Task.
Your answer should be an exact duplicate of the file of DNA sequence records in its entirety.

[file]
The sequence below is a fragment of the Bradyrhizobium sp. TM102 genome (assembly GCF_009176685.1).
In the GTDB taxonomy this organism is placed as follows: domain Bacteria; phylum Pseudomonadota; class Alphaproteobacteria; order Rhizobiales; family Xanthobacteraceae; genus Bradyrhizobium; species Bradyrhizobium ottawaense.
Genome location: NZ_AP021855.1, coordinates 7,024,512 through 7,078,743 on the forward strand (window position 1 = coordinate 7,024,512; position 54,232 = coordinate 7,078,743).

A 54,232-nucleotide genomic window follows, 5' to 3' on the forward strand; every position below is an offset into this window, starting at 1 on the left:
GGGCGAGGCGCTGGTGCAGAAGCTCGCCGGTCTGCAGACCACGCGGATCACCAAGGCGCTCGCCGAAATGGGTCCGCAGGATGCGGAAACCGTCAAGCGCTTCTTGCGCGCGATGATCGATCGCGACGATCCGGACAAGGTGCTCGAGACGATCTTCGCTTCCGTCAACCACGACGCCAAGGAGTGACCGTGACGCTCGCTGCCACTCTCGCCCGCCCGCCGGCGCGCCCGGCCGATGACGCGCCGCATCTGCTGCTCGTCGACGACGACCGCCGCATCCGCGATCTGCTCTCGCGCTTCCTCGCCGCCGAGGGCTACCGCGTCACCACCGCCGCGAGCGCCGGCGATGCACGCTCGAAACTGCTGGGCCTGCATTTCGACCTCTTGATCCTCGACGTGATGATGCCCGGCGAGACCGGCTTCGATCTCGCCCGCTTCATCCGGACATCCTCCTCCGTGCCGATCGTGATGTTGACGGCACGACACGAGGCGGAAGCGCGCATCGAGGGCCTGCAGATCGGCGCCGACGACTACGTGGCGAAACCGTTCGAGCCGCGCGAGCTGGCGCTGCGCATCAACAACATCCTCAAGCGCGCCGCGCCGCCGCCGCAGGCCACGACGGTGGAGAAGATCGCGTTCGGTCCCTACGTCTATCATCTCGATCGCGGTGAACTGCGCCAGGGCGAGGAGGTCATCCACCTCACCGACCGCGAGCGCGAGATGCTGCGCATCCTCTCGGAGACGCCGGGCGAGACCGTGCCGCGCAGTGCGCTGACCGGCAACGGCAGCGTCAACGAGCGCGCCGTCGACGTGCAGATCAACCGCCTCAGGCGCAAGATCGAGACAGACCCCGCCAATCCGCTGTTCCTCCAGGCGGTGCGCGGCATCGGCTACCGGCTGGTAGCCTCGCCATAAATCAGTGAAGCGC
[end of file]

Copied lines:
The sequence below is a fragment of the Bradyrhizobium sp. TM102 genome (assembly GCF_009176685.1).
In the GTDB taxonomy this organism is placed as follows: domain Bacteria; phylum Pseudomonadota; class Alphaproteobacteria; order Rhizobiales; family Xanthobacteraceae; genus Bradyrhizobium; species Bradyrhizobium ottawaense.
Genome location: NZ_AP021855.1, coordinates 7,024,512 through 7,078,743 on the forward strand (window position 1 = coordinate 7,024,512; position 54,232 = coordinate 7,078,743).

A 54,232-nucleotide genomic window follows, 5' to 3' on the forward strand; every position below is an offset into this window, starting at 1 on the left:
GGGCGAGGCGCTGGTGCAGAAGCTCGCCGGTCTGCAGACCACGCGGATCACCAAGGCGCTCGCCGAAATGGGTCCGCAGGATGCGGAAACCGTCAAGCGCTTCTTGCGCGCGATGATCGATCGCGACGATCCGGACAAGGTGCTCGAGACGATCTTCGCTTCCGTCAACCACGACGCCAAGGAGTGACCGTGACGCTCGCTGCCACTCTCGCCCGCCCGCCGGCGCGCCCGGCCGATGACGCGCCGCATCTGCTGCTCGTCGACGACGACCGCCGCATCCGCGATCTGCTCTCGCGCTTCCTCGCCGCCGAGGGCTACCGCGTCACCACCGCCGCGAGCGCCGGCGATGCACGCTCGAAACTGCTGGGCCTGCATTTCGACCTCTTGATCCTCGACGTGATGATGCCCGGCGAGACCGGCTTCGATCTCGCCCGCTTCATCCGGACATCCTCCTCCGTGCCGATCGTGATGTTGACGGCACGACACGAGGCGGAAGCGCGCATCGAGGGCCTGCAGATCGGCGCCGACGACTACGTGGCGAAACCGTTCGAGCCGCGCGAGCTGGCGCTGCGCATCAACAACATCCTCAAGCGCGCCGCGCCGCCGCCGCAGGCCACGACGGTGGAGAAGATCGCGTTCGGTCCCTACGTCTATCATCTCGATCGCGGTGAACTGCGCCAGGGCGAGGAGGTCATCCACCTCACCGACCGCGAGCGCGAGATGCTGCGCATCCTCTCGGAGACGCCGGGCGAGACCGTGCCGCGCAGTGCGCTGACCGGCAACGGCAGCGTCAACGAGCGCGCCGTCGACGTGCAGATCAACCGCCTCAGGCGCAAGATCGAGACAGACCCCGCCAATCCGCTGTTCCTCCAGGCGGTGCGCGGCATCGGCTACCGGCTGGTAGCCTCGCCATAAATCAGTGAAGCGC